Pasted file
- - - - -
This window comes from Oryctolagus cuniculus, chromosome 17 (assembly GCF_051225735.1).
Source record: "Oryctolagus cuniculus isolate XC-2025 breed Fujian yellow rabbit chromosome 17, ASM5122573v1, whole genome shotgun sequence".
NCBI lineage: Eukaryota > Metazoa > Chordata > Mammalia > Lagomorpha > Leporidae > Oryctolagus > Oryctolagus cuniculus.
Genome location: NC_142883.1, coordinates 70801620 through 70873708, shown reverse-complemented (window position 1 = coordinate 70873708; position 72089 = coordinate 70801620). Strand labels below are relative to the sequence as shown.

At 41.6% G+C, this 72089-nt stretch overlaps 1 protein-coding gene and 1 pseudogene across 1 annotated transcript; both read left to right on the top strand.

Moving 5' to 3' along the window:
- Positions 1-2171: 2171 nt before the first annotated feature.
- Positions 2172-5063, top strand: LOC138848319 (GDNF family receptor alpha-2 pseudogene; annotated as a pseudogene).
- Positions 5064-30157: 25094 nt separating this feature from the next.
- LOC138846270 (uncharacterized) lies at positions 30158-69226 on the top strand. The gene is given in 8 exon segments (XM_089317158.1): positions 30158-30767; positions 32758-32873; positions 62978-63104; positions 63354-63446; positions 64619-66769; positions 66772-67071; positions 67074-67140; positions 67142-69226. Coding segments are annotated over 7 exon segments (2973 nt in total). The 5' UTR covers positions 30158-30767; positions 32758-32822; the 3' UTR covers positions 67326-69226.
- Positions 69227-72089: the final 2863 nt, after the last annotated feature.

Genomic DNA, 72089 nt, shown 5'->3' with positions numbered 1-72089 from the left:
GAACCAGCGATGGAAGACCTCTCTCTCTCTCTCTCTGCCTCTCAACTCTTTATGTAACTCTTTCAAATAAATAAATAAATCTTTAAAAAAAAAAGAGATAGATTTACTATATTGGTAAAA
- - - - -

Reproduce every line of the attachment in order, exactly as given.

This window comes from Oryctolagus cuniculus, chromosome 17 (assembly GCF_051225735.1).
Source record: "Oryctolagus cuniculus isolate XC-2025 breed Fujian yellow rabbit chromosome 17, ASM5122573v1, whole genome shotgun sequence".
NCBI lineage: Eukaryota > Metazoa > Chordata > Mammalia > Lagomorpha > Leporidae > Oryctolagus > Oryctolagus cuniculus.
Genome location: NC_142883.1, coordinates 70801620 through 70873708, shown reverse-complemented (window position 1 = coordinate 70873708; position 72089 = coordinate 70801620). Strand labels below are relative to the sequence as shown.

At 41.6% G+C, this 72089-nt stretch overlaps 1 protein-coding gene and 1 pseudogene across 1 annotated transcript; both read left to right on the top strand.

Moving 5' to 3' along the window:
- Positions 1-2171: 2171 nt before the first annotated feature.
- Positions 2172-5063, top strand: LOC138848319 (GDNF family receptor alpha-2 pseudogene; annotated as a pseudogene).
- Positions 5064-30157: 25094 nt separating this feature from the next.
- LOC138846270 (uncharacterized) lies at positions 30158-69226 on the top strand. The gene is given in 8 exon segments (XM_089317158.1): positions 30158-30767; positions 32758-32873; positions 62978-63104; positions 63354-63446; positions 64619-66769; positions 66772-67071; positions 67074-67140; positions 67142-69226. Coding segments are annotated over 7 exon segments (2973 nt in total). The 5' UTR covers positions 30158-30767; positions 32758-32822; the 3' UTR covers positions 67326-69226.
- Positions 69227-72089: the final 2863 nt, after the last annotated feature.

Genomic DNA, 72089 nt, shown 5'->3' with positions numbered 1-72089 from the left:
GAACCAGCGATGGAAGACCTCTCTCTCTCTCTCTCTGCCTCTCAACTCTTTATGTAACTCTTTCAAATAAATAAATAAATCTTTAAAAAAAAAAGAGATAGATTTACTATATTGGTAAAA